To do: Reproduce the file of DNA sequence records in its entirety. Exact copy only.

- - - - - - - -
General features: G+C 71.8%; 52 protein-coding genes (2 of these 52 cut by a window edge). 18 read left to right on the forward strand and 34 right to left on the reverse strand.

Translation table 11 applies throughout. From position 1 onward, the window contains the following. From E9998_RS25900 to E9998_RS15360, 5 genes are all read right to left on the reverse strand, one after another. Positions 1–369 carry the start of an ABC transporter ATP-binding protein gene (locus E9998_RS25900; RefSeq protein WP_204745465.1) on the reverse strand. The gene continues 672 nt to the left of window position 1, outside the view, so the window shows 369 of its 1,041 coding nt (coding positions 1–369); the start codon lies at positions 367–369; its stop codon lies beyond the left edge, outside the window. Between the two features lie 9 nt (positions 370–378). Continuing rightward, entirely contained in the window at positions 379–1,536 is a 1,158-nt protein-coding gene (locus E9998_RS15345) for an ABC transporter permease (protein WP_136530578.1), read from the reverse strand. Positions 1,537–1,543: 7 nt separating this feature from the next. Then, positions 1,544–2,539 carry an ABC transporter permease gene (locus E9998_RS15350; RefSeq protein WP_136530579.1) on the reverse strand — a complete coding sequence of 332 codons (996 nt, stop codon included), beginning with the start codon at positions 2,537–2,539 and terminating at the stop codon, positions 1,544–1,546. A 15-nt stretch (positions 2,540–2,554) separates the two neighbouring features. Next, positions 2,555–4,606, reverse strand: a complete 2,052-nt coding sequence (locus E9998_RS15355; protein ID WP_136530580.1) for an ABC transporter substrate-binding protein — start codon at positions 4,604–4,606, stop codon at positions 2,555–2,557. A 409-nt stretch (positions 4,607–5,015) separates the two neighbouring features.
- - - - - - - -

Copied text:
General features: G+C 71.8%; 52 protein-coding genes (2 of these 52 cut by a window edge). 18 read left to right on the forward strand and 34 right to left on the reverse strand.

Translation table 11 applies throughout. From position 1 onward, the window contains the following. From E9998_RS25900 to E9998_RS15360, 5 genes are all read right to left on the reverse strand, one after another. Positions 1–369 carry the start of an ABC transporter ATP-binding protein gene (locus E9998_RS25900; RefSeq protein WP_204745465.1) on the reverse strand. The gene continues 672 nt to the left of window position 1, outside the view, so the window shows 369 of its 1,041 coding nt (coding positions 1–369); the start codon lies at positions 367–369; its stop codon lies beyond the left edge, outside the window. Between the two features lie 9 nt (positions 370–378). Continuing rightward, entirely contained in the window at positions 379–1,536 is a 1,158-nt protein-coding gene (locus E9998_RS15345) for an ABC transporter permease (protein WP_136530578.1), read from the reverse strand. Positions 1,537–1,543: 7 nt separating this feature from the next. Then, positions 1,544–2,539 carry an ABC transporter permease gene (locus E9998_RS15350; RefSeq protein WP_136530579.1) on the reverse strand — a complete coding sequence of 332 codons (996 nt, stop codon included), beginning with the start codon at positions 2,537–2,539 and terminating at the stop codon, positions 1,544–1,546. A 15-nt stretch (positions 2,540–2,554) separates the two neighbouring features. Next, positions 2,555–4,606, reverse strand: a complete 2,052-nt coding sequence (locus E9998_RS15355; protein ID WP_136530580.1) for an ABC transporter substrate-binding protein — start codon at positions 4,604–4,606, stop codon at positions 2,555–2,557. A 409-nt stretch (positions 4,607–5,015) separates the two neighbouring features.